This famous merc has been running his mouth for the last twenty-four years. In celebration of his upcoming movie, let’s take a look back at his relatively short but explosive history in this month’s ICONS.
Wade Wilson first emerged in New Mutants #98 in 1991. There, he remained primarily as an antagonist to the X-Force until he got his own four issue miniseries, the Circle Chase, in 1993. He was created by Rob Liefeld and Fabian Nicieza, after Liefeld enjoyed the Clint Eastwood movie the Dead Pool; they gave the character a mask similar to Spider-Man to simplify the art. Nicieza told Liefeld he more or less drew Slade Wilson from Teen Titans. The character was named Wade Wilson as as a nod to Slade, and a legacy was born.
Boy did that formula work. Sins of the Past (another four part miniseries), was next, written by Mark Waid. After that, Wade bounced around, playing the cameo game for a couple of years before being placed in the hands of Joe Kelly in 1997 for his first ongoing series. Though Kelly left at issue #33, Deadpool went on to run for 69 issues. Kelly has said part of the success is that everyone expected the book to be cancelled every five minutes, so they could do whatever they pleased. It’s the run that’s considered to have defined the character, introducing the fourth wall breaking shenanigans.
Things got complicated for Wade in issue #69: he’s killed off. This is when famed writer Gail Simone introduced Agent X (2002 – 2004), running for fifteen issues. In the thirteenth, it’s revealed Wade is alive but an amnesiac, being restored by the end of the series. Fabian Nicieza returned to write Cable and Deadpool (#1-50), where Agent X and other supporting cast from that series would appear from time to time. After Cable and Deadpool ended in 2008, Daniel Way had him in an arc of Wolverine: Origins, and then was announced as the new writer of a new Deadpool solo book.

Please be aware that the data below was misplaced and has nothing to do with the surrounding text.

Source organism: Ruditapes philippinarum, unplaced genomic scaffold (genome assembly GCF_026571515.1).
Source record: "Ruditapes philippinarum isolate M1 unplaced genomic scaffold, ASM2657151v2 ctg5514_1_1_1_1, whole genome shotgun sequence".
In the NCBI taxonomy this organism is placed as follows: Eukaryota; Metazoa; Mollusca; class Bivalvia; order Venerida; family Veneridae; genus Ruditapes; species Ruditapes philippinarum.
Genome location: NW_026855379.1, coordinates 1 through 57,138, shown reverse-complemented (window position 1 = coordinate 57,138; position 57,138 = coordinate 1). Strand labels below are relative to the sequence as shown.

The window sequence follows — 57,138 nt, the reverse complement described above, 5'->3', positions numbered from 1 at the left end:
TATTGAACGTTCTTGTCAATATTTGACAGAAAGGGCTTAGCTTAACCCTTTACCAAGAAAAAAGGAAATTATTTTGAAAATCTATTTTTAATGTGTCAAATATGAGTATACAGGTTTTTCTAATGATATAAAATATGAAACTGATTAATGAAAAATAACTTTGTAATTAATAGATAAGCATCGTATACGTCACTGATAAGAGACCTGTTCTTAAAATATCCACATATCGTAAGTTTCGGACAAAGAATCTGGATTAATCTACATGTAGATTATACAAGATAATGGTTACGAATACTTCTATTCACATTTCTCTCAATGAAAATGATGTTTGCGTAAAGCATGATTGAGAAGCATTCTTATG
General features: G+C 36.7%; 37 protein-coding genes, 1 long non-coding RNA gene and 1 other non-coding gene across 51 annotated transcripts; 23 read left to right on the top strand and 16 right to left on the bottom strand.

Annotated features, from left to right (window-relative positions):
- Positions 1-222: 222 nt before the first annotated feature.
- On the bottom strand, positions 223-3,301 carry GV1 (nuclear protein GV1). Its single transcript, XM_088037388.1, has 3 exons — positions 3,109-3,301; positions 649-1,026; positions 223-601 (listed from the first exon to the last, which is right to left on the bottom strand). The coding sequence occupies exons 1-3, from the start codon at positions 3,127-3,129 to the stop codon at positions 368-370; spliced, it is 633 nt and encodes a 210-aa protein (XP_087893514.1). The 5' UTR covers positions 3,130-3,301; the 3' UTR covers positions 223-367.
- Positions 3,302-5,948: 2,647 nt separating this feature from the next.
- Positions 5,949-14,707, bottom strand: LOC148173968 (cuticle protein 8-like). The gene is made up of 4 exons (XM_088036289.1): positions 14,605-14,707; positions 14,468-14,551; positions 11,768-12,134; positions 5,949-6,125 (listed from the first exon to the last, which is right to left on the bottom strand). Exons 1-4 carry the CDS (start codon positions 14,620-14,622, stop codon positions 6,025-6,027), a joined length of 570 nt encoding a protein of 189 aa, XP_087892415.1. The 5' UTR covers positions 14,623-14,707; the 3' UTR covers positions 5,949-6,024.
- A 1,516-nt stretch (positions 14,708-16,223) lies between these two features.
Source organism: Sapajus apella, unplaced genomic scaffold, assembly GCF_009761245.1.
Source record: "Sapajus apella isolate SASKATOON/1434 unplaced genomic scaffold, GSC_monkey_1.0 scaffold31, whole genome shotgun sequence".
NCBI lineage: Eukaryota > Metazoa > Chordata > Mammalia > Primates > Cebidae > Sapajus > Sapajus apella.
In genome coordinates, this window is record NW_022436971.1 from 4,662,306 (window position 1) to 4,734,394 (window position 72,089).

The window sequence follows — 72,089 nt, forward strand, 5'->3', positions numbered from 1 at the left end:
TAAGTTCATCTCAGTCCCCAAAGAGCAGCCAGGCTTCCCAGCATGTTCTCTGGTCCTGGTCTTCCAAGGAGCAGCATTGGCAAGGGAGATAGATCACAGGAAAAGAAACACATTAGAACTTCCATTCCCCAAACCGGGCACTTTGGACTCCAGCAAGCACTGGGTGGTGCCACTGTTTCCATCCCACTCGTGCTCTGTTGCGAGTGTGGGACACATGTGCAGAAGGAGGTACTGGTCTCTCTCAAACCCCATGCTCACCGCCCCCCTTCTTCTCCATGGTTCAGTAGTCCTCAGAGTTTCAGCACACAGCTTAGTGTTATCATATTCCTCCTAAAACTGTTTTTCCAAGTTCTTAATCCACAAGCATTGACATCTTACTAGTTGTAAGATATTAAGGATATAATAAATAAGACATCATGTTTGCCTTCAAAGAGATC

Way wrote up through 2012. It’s worth noting that when X-Men Origins: Wolverine came out in cinema in 2009, Deadpool’s popularity exploded, and since Way’s comics were the only ones on the stands at that point, the “lolrandom, voices in his head” Deadpool was the one the public/most new fans know. Way had four books running at once, and was really the only option for new fans to get to know Deadpool.
His run opened with a Secret Invasion-tie in that was three issues. Then, it had a standalone two issue story before crossing over with Dark Reign and Thunderbolts. Way’s run is criticized for not progressing the character, instead featuring Deadpool on the same adventures over and over again. Way has had little in defense to say for himself:
”Origins went from being sixty issues to fifty and the full writing duties for Dark Wolverine were handed over to Marjorie Liu. I kept Deadpool because, at that point, I could almost write it in my sleep.“